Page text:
Clocking In

John Flanagan's clock. Photo by Carol Highsmith. Prints and Photographs Division.

John Flanagan’s clock. Photo by Carol Highsmith. Prints and Photographs Division.

The Library of Congress Thomas Jefferson Building opened to the public in 1897. Hailed by a guidebook as a “gorgeous and palatial monument to its [America’s] national sympathy and appreciation of literature, science and art,” the construction of the edifice was a feat in and of itself – more than 15 years of postponements, major architectural changes and an assortment of hang-ups marked its debut to the nation.

In fact, Superintendent of Construction Bernard Green wouldn’t consider the building finally complete until Aug. 9, 1902, with the placement of the ornate clock in the Main Reading Room, according to an entry in his journal.

A focal point of the symbolic epicenter of the Library, the clock was designed and crafted by American sculptor and medalist John Flanagan (1865-1952). Flanagan accepted the commission on October 1, 1894, and Green proposed the “Flight of Time” as the subject. Neither could have imagined the clock would take more than seven years to complete.

Flanagan’s original design in May 1895 contained exact notes on materials and placement of the clock’s elements. For example, the rosettes surrounding the clock face were to be pink or purple marble with a lapis lazuli center. The hands of the clock were to be serpentine and set with precious stones. (The snake design of the hands did not, in fact, make it into the final piece.)

Flanagan's original design contained exacting notes on materials and placement. No included in the final piece were the snake hands shown in this drawing. Manuscript Division.

Flanagan’s original design contained exacting notes on materials and placement. Not included in the final piece were the snake hands shown in this drawing. Manuscript Division.

Aside from the dial structure, Flanagan was committed to incorporating mostly sculptural elements to the clock, emphasizing not only time but also its relation to knowledge. Symbolic elements included seated bronze figures on each side of the dial representing study (“Sitting Students”), the “Flight of Time” above the dial featuring Father Time and attendant seasons, a mosaic back piece with signs of the zodiac and a circular panel below the dial with a bas-relief of the “Swift Runners” who “keep the light of knowledge circulating.”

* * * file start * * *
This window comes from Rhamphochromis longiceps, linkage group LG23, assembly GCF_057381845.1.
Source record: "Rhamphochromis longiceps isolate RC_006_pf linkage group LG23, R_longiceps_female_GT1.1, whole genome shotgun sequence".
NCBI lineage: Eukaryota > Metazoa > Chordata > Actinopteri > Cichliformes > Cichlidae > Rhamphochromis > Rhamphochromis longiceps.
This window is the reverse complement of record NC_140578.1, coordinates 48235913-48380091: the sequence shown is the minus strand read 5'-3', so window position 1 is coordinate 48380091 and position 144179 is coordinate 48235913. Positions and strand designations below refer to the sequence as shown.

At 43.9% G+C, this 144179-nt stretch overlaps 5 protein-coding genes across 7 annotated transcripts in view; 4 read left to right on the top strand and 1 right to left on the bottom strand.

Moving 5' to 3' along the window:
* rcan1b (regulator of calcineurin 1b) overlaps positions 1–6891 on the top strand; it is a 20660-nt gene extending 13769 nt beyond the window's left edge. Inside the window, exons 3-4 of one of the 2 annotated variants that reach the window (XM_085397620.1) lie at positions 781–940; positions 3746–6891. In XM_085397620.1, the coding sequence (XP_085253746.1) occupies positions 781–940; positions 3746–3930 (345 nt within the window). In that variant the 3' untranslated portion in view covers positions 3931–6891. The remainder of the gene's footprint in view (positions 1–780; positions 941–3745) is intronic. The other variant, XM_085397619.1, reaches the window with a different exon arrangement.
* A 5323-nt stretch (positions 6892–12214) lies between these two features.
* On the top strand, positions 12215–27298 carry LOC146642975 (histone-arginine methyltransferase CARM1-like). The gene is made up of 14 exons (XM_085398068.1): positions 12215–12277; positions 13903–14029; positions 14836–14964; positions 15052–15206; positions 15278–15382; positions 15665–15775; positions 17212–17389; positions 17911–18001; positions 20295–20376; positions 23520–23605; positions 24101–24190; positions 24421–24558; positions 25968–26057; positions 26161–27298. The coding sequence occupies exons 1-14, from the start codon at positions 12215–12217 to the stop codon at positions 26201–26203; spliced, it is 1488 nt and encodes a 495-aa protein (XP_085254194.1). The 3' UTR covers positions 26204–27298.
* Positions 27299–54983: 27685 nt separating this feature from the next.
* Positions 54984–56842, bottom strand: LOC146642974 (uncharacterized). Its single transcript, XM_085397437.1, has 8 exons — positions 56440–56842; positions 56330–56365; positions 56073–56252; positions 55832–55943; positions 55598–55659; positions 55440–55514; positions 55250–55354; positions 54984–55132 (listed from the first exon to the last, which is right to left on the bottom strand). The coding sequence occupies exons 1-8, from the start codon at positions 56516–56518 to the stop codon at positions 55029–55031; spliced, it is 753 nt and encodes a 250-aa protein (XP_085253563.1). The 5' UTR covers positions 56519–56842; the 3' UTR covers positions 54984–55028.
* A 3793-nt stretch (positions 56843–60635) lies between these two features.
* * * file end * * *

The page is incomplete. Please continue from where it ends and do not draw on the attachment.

Flanagan continued to revise his sketches and his work dragged on – so much so that Green threatened to cancel the commission if the clock was not complete and in place by Jan. 1, 1897. Flanagan wrote to Green saying he was working as fast as he and his assistants could “push it.” He assured the superintendent that the mosaic with zodiac signs and dial structure would be ready but the larger bronze sculptural elements would take more time.

John Flanagan. Prints and Photographs Division.

John Flanagan. Prints and Photographs Division.

By April 20, 1897, the clock’s mosaic background and dial structure were put in place in the Main Reading Room. It would take another year for the “Sitting Students” and “Swift Runners” to arrive and another two-and-a-half years for the “Flight of Time” to be finished and delivered.

In late July 1902, Green wrote in his Journal of Operations, “Having been made very wide with spreading eagle wings and so high as to overlap the architrave, and being about 1600 lbs. weight the job is an extremely difficult one,” documenting the placement of the “Flight of Time” sculptural element. Over the next few weeks, Flanagan was on hand to supervise the installation, and, according to Green, was “nosing about” and fussing over various details regarding his creation.

Flanagan also designed the statue of Commerce, which can be found in the Main Reading Room as well.

For more information on the history of the Library of Congress and its buildings, see “Jefferson’s Legacy: A Brief History of the Library of Congress” and “On These Walls: Inscriptions and Quotations in the Buildings of the Library of Congress.”

Searching the Library’s Prints and Photographs Online Catalog for “Library of Congress” brings forth numerous images of the construction of the Jefferson Building and its architectural drawings, as well as vivid color photographs of the Library’s Capitol Hill campus and buildings interiors.

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